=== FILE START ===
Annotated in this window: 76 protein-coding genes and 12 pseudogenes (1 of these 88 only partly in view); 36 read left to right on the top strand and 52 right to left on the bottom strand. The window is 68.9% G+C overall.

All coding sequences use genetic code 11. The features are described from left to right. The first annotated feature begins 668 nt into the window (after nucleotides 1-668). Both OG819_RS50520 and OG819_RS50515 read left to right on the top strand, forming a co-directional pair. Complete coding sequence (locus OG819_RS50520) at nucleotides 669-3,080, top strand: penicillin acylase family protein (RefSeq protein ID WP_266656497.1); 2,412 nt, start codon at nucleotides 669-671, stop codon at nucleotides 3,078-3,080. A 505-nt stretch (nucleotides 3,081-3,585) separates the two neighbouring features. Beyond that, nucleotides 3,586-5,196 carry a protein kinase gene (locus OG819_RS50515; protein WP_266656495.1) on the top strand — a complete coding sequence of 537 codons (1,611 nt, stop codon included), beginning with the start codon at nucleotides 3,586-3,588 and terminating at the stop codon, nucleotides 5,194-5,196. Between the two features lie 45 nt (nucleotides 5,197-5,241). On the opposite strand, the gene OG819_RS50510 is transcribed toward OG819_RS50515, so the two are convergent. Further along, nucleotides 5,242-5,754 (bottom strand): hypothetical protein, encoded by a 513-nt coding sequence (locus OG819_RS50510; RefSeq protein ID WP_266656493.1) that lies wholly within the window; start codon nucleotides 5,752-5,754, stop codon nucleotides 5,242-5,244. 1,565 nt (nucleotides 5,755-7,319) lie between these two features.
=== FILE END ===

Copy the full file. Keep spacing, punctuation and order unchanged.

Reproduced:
Annotated in this window: 76 protein-coding genes and 12 pseudogenes (1 of these 88 only partly in view); 36 read left to right on the top strand and 52 right to left on the bottom strand. The window is 68.9% G+C overall.

All coding sequences use genetic code 11. The features are described from left to right. The first annotated feature begins 668 nt into the window (after nucleotides 1-668). Both OG819_RS50520 and OG819_RS50515 read left to right on the top strand, forming a co-directional pair. Complete coding sequence (locus OG819_RS50520) at nucleotides 669-3,080, top strand: penicillin acylase family protein (RefSeq protein ID WP_266656497.1); 2,412 nt, start codon at nucleotides 669-671, stop codon at nucleotides 3,078-3,080. A 505-nt stretch (nucleotides 3,081-3,585) separates the two neighbouring features. Beyond that, nucleotides 3,586-5,196 carry a protein kinase gene (locus OG819_RS50515; protein WP_266656495.1) on the top strand — a complete coding sequence of 537 codons (1,611 nt, stop codon included), beginning with the start codon at nucleotides 3,586-3,588 and terminating at the stop codon, nucleotides 5,194-5,196. Between the two features lie 45 nt (nucleotides 5,197-5,241). On the opposite strand, the gene OG819_RS50510 is transcribed toward OG819_RS50515, so the two are convergent. Further along, nucleotides 5,242-5,754 (bottom strand): hypothetical protein, encoded by a 513-nt coding sequence (locus OG819_RS50510; RefSeq protein ID WP_266656493.1) that lies wholly within the window; start codon nucleotides 5,752-5,754, stop codon nucleotides 5,242-5,244. 1,565 nt (nucleotides 5,755-7,319) lie between these two features.